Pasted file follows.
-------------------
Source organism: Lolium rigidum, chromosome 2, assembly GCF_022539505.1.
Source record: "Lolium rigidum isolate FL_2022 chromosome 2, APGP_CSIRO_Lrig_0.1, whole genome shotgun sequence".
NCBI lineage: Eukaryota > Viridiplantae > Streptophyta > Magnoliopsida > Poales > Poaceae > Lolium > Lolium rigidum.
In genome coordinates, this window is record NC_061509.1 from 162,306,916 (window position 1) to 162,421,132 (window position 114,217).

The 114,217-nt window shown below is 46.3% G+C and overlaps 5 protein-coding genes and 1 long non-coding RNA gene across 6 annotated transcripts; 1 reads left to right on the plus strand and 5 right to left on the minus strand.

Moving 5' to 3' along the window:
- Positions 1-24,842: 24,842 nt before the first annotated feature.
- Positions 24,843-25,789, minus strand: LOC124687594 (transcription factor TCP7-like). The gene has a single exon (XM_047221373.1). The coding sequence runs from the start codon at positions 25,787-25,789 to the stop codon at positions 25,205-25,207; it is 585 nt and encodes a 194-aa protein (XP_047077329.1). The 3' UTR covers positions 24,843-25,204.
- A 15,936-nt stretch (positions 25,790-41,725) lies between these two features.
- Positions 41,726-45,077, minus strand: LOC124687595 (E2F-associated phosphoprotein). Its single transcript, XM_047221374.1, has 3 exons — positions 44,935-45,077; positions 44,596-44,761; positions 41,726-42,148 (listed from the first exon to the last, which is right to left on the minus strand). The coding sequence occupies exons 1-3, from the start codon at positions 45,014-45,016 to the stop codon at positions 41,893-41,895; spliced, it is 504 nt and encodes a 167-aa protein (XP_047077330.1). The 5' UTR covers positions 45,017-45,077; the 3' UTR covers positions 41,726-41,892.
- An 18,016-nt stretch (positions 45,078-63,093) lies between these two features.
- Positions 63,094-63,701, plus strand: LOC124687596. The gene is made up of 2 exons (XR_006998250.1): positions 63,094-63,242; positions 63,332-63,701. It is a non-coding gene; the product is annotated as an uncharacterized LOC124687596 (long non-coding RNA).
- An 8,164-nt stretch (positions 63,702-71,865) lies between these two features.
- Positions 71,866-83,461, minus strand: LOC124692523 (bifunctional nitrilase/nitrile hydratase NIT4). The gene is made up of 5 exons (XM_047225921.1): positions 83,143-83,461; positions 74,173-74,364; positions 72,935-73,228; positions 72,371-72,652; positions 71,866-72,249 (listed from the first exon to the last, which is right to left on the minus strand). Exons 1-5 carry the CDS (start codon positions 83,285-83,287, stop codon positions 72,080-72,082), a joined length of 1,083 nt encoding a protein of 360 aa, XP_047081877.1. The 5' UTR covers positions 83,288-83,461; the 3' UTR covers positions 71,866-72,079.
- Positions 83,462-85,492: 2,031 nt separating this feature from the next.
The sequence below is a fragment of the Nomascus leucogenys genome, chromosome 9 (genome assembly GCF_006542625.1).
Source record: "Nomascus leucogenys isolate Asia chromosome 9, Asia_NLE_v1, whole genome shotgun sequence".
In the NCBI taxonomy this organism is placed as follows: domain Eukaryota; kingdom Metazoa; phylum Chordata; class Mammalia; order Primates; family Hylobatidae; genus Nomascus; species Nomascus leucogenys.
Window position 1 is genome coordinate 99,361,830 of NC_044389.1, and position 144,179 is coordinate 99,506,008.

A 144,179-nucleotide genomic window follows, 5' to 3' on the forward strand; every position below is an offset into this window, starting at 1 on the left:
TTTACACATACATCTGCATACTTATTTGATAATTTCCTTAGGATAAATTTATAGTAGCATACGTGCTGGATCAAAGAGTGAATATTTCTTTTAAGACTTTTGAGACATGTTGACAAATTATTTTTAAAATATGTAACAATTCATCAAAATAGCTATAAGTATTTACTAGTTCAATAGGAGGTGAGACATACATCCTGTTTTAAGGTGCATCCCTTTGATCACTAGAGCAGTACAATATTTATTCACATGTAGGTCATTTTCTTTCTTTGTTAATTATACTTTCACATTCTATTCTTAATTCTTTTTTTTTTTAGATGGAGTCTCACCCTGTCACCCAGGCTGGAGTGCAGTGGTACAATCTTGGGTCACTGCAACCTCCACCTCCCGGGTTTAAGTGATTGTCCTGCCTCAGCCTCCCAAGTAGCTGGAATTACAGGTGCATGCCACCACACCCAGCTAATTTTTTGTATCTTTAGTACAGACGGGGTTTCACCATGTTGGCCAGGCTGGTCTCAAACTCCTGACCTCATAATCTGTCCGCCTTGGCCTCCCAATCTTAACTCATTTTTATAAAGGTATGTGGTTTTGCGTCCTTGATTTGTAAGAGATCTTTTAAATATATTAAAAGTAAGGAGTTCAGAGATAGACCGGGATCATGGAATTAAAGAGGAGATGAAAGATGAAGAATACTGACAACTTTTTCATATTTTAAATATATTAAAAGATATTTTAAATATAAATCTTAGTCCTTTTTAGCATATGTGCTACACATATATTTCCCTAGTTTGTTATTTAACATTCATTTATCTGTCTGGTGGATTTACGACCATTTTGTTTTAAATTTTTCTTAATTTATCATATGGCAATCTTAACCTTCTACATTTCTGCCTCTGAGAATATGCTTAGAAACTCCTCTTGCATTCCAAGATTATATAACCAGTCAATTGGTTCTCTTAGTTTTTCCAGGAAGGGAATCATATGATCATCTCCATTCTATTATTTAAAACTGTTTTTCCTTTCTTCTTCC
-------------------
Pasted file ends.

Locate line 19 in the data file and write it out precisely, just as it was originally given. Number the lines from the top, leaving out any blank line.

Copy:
Window position 1 is genome coordinate 99,361,830 of NC_044389.1, and position 144,179 is coordinate 99,506,008.